Position battles are usually a focal point of spring practice, and especially in preseason training camp, when starting spots are still up for grabs. There are quarterback battles undecided across the SEC, but instead, let's focus on the other position battles. Here are a few of the key ones that are undecided coming out of spring football:
Cyrus Jones, the Crimson Tide's top returning cornerback, started 14 games last season and figures to be back in that role. He was out this spring following offseason hip surgery in January; his absence created opportunities for others, and the competition for time opposite Jones is plentiful. Brown, a sophomore who played 13 games last season, received consistent time with the first team in the spring and performed well. Humphrey and Averett received time at the other cornerback spot in the spring and also played well. Jackson spent some time getting reps at safety. Sylve is also among the contenders trying to earn playing time. He started the season opener last season and saw action in 14 games.
The past two seasons, Auburn had the luxury of players who surpassed the 1,600-yard mark: Tre Mason in 2013, Cameron Artis-Payne in 2014. The Tigers have had a 1,000-yard back for seven straight years. Who's up next in 2015? That remains to be seen. After spring practices concluded, offensive coordinator Rhett Lashlee said: "No one has really separated themselves." Thomas had the best A-Day performance (seven carries, 69 yards and an impressive 36-yard scoring run) but each has strengths and had his moments this spring. Some might believe Robinson, the No. 1 player in the ESPN JC 50, is the favorite, but he's the newcomer, and Thomas and Barber have playing time under their belts.
LSU DE: Take your pick
The Tigers are looking to replace departed starters Danielle Hunter and Jermauria Rasco, and there are numerous candidates. Among them: Lewis Neal, Maquedius Bain, Tashawn Bower, Sione Teuhema, Deondre Clark and one player who isn't on campus, ESPN 300 prospect Arden Key, who will arrive in the summer. Neal, Bain and Clark received work at left defensive end, and Bower and Teuhema worked on the right side. Key, the No. 24 prospect in the country and the No. 6 defensive end, could be an instant-impact player if he's ready. Neal played all 13 games and saw time at special teams, defensive tackle and defensive end. Bower also played in every game as Rasco's backup and had 16 tackles. Clark appeared in 12 games, Bain in 10 and Teuhema in nine. Still plenty to be sorted out here.
Shumpert has the benefit of carries from last season (47 for 282 yards) while Lee and Williams redshirted. Lee had the best spring game of the bunch (53 yards and a touchdown, four catches for 18 yards). Shumpert had a nice showing in last year's Egg Bowl vs. Ole Miss (68 yards on 10 carries), is the most experienced and seems like the leader, but Lee and Williams did a solid job of pushing him. The Bulldogs also have a nice change-of-pace back with speedster Brandon Holloway, who had 45 carries for 294 yards last season and he'll certainly figure into the rotation again this fall as the Bulldogs try to replace the departed Josh Robinson.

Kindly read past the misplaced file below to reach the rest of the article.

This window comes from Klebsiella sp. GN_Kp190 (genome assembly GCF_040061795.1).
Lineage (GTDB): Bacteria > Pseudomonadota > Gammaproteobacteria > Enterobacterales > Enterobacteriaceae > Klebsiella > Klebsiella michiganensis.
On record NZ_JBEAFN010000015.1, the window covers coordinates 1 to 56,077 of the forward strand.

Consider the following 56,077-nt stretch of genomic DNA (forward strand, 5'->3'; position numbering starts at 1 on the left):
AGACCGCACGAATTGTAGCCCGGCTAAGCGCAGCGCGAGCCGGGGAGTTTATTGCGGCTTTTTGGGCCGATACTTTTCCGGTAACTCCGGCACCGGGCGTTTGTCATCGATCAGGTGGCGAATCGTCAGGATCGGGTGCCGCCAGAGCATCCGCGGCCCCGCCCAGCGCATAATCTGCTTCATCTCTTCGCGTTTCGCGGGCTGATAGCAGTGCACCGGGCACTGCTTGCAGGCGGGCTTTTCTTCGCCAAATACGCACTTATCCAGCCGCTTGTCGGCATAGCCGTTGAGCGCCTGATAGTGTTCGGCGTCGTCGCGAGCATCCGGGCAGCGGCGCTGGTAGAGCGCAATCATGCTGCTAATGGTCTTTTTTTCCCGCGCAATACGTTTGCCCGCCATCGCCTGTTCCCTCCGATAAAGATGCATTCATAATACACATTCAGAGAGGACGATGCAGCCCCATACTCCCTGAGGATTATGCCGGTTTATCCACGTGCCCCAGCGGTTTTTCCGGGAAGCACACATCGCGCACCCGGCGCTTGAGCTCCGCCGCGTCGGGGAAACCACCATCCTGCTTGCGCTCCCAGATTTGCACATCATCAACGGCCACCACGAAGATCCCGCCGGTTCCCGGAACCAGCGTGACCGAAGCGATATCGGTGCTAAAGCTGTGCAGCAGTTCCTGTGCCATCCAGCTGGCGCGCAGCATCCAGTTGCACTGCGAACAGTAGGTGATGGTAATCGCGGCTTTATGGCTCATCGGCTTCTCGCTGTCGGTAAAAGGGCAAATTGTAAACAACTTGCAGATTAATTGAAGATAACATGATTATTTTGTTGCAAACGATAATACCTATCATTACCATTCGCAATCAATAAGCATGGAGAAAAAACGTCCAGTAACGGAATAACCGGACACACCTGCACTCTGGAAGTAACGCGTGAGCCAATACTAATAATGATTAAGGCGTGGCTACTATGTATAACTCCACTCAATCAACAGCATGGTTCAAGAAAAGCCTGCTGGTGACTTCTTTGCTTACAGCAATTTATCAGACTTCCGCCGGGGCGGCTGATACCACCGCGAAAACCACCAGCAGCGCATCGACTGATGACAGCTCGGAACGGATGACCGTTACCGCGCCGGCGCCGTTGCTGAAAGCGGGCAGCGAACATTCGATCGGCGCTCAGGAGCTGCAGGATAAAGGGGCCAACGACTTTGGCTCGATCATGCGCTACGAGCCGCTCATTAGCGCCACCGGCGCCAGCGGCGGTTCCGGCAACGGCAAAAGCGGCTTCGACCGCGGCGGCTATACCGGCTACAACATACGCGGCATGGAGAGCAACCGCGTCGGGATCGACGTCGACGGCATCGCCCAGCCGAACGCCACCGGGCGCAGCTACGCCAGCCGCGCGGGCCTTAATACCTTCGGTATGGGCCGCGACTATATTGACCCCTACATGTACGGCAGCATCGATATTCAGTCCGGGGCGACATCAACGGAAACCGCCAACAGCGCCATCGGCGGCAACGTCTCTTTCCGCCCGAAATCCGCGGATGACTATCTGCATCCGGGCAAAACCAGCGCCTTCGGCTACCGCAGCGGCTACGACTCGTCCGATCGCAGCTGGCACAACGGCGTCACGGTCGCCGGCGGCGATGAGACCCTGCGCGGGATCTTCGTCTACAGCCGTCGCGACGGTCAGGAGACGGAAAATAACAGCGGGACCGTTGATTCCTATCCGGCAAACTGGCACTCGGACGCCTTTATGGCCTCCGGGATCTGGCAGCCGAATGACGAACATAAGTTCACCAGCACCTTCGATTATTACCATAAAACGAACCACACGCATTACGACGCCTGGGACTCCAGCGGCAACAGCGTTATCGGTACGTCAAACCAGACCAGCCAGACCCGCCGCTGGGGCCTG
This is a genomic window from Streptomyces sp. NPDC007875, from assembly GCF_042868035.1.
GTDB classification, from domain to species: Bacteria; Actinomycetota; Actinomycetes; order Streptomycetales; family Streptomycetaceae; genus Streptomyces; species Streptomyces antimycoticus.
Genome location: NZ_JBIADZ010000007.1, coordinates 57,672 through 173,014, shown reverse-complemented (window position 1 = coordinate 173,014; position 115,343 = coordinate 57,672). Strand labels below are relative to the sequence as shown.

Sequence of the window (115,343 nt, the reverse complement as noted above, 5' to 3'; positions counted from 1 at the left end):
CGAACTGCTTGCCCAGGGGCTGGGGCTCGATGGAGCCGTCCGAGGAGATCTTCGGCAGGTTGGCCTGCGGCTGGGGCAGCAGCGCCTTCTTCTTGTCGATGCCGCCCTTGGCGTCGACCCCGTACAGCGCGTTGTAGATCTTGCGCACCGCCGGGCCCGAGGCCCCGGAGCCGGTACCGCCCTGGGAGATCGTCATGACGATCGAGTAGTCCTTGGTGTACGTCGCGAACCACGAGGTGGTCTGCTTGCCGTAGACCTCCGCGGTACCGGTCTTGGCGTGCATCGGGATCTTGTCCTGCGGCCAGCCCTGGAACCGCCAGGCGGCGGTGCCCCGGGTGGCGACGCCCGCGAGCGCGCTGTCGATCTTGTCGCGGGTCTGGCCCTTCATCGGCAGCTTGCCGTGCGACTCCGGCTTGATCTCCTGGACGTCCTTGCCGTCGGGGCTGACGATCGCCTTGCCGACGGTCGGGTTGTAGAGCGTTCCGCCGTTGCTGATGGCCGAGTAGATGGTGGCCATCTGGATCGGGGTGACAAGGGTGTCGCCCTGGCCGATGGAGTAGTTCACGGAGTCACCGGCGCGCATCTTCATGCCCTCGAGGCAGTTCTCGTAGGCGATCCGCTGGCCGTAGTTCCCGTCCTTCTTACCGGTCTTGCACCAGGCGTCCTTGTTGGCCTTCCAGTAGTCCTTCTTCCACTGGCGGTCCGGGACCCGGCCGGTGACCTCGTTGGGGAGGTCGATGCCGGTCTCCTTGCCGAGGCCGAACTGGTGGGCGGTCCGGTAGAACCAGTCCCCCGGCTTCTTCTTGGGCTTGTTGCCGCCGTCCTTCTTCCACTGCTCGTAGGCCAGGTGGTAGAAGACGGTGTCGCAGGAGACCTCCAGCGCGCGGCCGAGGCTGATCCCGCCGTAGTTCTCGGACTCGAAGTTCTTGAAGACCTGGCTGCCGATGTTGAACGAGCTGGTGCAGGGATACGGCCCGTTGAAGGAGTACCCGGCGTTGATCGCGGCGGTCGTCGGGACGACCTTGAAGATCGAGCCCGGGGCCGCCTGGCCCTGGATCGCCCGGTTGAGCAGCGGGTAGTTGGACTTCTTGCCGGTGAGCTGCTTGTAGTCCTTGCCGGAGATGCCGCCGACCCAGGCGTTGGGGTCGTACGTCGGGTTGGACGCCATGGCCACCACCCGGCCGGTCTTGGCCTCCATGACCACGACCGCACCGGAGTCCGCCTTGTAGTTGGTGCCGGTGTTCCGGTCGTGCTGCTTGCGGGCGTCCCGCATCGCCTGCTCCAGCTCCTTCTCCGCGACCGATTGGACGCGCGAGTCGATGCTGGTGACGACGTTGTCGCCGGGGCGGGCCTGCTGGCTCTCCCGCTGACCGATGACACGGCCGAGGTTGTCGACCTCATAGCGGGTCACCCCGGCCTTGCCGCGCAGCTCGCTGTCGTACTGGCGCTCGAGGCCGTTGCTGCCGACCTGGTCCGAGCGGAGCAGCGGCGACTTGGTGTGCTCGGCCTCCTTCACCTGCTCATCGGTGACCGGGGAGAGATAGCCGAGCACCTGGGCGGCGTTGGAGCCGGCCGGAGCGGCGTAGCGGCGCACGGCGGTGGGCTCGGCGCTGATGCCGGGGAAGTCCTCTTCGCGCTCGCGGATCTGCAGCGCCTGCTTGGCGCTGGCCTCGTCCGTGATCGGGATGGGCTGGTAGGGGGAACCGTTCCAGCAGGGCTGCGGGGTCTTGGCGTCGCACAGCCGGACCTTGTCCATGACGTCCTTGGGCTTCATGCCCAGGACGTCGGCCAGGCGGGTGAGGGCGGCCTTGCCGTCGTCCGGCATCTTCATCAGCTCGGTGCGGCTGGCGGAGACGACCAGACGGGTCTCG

A week before Tennessee's spring game, coach Butch Jones placed Crowder and Thomas in the circle drill and asked, "Who's going to be our starting center?" in front of thousands of students at the Volunteers' student-appreciation practice. Crowder, a senior, started 11 games at center last season, but Jones wanted to make it clear that starting spots have to be earned every year at every position. Crowder is 6-foot-2, 295 pounds and has the edge to start at the position. Thomas is 6-6, 325 and has five starts at right tackle under his belt and played 11 games as a true freshman. Jashon Robertson (6-3, 304), a sophomore, started all 13 games last season at right guard and is also being considered. He figures to start somewhere on the line.
The Vols have numerous candidates here, but not all of them were healthy this spring. Bynum, Bates and Bryant did get plenty of reps at the position in spring drills, but a couple of other possibilities -- sophomore Jakob Johnson and freshman Darrin Kirkland Jr. -- both were sidelined by injuries. Bynum played in seven games last season, starting one, Bates played in four and Bryant redshirted. Johnson has the most experience, with 12 games and two starts under his belt. The Vols liked what they saw from Bynum in the spring, and he might have the edge at the moment.
This has been an elite spot annually for Texas A&M, producing three consecutive first-round NFL draft picks (Luke Joeckel, Jake Matthews and Cedric Ogbuehi). Who's next? Gennesy and Ifedi received practice time this spring at left tackle (and they both received time at right tackle). Ifedi started all last season as the right tackle and Gennesy redshirted. The Aggies didn't publicly declare a winner, so there still could be wiggle room here. The safe bet is probably Gennesy, a 2014 ESPN JC 50 signee who stands 6-5, 305. Ifedi is a little bigger (6-5, 325), and given his comfort level on the right side, it would make sense for the Aggies to keep him there unless they believe his athletic ability is significantly superior to Gennesy's.